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Wednesday, 5 July, 2000, 16:02 GMT 17:02 UK
Korea family reunion lottery
Park Yun-dam, 86, who lived in North Korea before the war
People apply to see relatives they have not seen for 50 years
A shortlist of South Korean candidates for possible family reunions with loved ones in the North has been selected through a computer draw.

North and South Korea will each send 100 people to the other side on 15 August for four-day visits to relatives they have not seen for half a century.

Korean map

South Korea's Unification Minister Park Jae-kyu and Red Cross President Chung Won-shik clicked a computer mouse together to start a program that randomly selected 400 out of 75,000 registered names.

The list will eventually be whittled down to 100 people.

It is expected that some elderly candidates on the list of 400 will discover their loved ones have died.

And others may be too frail to take the emotional strain of seeing family members for the first time after 50 years' separation.

Elderly

Among those attending Wednesday's draw was Park Yoon-sung, 85, who has not seen his two younger brothers since leaving his hometown in the North in 1947.

The Red Cross' Chung Won-shik [L] and Unification Minister Park Jae-kyu
The shortlisted names were selected by computer

"I didn't even dream of something like this happening," he said of the computer lottery.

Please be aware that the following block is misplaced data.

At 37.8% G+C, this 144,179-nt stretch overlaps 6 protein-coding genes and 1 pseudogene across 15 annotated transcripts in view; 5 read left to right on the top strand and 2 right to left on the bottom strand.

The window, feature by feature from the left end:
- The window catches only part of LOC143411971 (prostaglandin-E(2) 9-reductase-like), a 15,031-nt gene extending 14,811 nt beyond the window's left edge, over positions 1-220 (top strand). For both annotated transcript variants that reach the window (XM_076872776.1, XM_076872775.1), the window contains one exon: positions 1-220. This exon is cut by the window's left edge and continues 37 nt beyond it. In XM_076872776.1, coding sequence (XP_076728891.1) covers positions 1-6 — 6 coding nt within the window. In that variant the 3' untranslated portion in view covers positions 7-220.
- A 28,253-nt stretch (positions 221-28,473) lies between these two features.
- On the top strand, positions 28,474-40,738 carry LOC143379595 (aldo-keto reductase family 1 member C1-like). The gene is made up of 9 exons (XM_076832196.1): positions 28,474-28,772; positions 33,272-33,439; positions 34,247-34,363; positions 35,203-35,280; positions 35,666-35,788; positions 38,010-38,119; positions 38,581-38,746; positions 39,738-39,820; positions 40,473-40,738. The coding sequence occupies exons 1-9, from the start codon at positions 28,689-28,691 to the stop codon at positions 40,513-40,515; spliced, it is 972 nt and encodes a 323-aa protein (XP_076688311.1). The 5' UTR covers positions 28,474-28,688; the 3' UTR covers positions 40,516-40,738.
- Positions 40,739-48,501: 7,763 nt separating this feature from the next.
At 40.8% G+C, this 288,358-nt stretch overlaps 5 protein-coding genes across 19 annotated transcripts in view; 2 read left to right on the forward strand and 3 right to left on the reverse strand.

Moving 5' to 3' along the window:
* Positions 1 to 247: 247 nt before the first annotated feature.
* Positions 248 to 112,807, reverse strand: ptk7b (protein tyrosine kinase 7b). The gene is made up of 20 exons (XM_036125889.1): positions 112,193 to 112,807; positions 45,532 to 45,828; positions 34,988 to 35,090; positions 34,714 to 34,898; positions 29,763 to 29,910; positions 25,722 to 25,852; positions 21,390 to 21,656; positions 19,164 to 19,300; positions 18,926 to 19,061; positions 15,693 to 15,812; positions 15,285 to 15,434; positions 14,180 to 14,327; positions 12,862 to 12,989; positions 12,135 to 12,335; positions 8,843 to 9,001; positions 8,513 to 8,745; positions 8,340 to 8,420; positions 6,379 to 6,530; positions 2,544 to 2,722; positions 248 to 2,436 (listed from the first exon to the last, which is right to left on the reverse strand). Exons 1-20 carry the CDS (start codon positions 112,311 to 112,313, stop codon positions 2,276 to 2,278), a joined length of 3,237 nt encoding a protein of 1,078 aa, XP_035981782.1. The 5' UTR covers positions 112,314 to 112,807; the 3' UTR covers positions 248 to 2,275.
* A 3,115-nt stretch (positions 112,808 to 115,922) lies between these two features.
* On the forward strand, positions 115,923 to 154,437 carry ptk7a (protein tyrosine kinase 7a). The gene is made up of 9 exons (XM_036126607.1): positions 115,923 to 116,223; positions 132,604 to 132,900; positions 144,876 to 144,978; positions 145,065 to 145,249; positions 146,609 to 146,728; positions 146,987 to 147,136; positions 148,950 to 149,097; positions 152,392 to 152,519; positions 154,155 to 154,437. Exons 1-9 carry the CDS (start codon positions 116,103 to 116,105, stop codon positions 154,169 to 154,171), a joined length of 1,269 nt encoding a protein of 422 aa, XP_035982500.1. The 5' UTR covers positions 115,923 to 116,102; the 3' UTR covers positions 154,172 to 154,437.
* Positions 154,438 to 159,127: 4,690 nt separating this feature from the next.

"I miss [my brothers] so much although I might not even recognise them since we have been separated for half a century."

South Korean officials say they will give top priority to people over 70 with immediate blood ties to North Koreans.

They said 23% of the applicants were over 80.

Selected candidates will go through a medical check-up to make sure they can endure the physical and emotional stress of the journey to Pyongyang.

After the list is whittled down to 200, the names will be handed over to North Korea, which will identify those whose families are dead or cannot be found.

Summit

The family reunion deal stemmed from an agreement struck by South Korean President Kim Dae-jung and the North's leader Kim Jong-il during last month's historic summit to ease hostilities on the Korean peninsula.

Korean man stares across border
Families have been divided for half a century

About 1.2 million people fled North Korea during the 1950-53 war and settled in the South.

The border is still heavily fortified and there is no mail or telephone communication between the countries.

South Korea's Unification Ministry began registering separated family members in the mid-1980s.

In the first official family reunions in 1985, 50 people from each side crossed the border for visits with relatives. Efforts to arrange more reunions failed because of political tensions.

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See also:

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